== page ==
Discussion Prompt: When, if ever, is predictive policing effective, fair, and legitimate? What is the role of data reliability in this?

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Jurisdictions continue to roll out predictive policing methods that use AI-based analytics. So far, trials of these systems – especially those utilising facial recognition – have demonstrated extreme lack of effectiveness. Even more worrying is the risk of fundamental rights violations and the lack of attention paid to the ‘human factor’, i.e. the rights and competencies of people using machine-learning systems based on insufficient data.

Predictive policing promises to reduce crime rates by using AI-based analytics and probabilities. However, by comparing results so far against the collateral impact on fundamental rights and public trust, it seems obvious that the heralded benefits of predictive policing are a myth. This article shows how the practice is rather a danger to society if not developed and implemented with care. It explains in detail the important roles data collection, processing, and interpretation play in relation to the AI systems.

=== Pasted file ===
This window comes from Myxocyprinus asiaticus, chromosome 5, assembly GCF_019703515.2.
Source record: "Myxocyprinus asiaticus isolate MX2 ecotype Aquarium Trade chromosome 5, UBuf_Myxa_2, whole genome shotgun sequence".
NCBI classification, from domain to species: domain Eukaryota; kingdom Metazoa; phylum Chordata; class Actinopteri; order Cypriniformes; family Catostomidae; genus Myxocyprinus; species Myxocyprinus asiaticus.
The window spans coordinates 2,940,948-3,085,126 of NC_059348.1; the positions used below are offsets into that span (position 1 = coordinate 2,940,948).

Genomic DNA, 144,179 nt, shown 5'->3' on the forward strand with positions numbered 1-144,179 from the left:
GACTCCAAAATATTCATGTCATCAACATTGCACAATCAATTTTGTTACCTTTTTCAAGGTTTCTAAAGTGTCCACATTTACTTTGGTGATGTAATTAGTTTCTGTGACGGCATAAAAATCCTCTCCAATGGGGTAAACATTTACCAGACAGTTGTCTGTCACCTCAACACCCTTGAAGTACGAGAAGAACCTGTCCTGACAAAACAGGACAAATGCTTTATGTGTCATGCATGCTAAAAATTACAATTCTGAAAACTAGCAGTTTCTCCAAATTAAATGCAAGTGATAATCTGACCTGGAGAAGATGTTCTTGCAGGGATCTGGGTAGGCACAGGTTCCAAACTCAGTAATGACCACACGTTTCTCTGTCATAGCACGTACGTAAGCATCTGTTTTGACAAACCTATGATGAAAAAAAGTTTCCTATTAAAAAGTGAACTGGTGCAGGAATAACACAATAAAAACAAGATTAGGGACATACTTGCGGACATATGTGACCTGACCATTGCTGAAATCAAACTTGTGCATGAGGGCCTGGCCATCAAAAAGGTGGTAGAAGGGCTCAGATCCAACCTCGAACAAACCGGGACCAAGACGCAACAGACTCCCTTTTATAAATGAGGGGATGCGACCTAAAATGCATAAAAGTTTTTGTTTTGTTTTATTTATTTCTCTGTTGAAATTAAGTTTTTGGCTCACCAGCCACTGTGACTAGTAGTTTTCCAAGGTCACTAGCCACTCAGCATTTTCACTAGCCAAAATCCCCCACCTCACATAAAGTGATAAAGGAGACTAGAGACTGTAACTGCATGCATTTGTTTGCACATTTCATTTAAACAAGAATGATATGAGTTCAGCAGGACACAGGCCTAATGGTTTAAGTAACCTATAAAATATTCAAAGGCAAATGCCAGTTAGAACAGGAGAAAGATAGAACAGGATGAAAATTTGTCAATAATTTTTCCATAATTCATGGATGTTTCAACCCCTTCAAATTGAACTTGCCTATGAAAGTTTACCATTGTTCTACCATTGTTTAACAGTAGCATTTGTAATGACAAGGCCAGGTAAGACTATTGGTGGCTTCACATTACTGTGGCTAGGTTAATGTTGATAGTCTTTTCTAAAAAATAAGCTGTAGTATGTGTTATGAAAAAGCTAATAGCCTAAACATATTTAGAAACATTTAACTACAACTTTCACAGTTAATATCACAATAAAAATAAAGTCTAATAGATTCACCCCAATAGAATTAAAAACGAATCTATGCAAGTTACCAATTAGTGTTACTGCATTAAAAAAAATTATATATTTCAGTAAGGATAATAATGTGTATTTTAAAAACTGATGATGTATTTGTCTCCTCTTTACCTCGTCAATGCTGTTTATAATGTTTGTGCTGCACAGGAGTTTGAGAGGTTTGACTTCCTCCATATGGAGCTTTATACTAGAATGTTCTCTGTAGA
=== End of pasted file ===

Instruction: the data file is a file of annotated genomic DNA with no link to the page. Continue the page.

There are currently 11 known projects in the EU that use automated analysis based on machine learning in policing. Machine learning can in fact support policing in calculating the probability of certain crimes, e.g. housebreaking. Trials show however, that it is only possible to calculate probabilities, to say for instance, that areas where break-ins have been common in the past will probably be affected by this kind of crime in the future. This is already known as the “near repeat theory” – here predictive policing data only repeats trends police are already aware of. Research from the Max-Planck-Institute in Freiburg supports this, finding that predictive policing contributes little to policing efforts overall.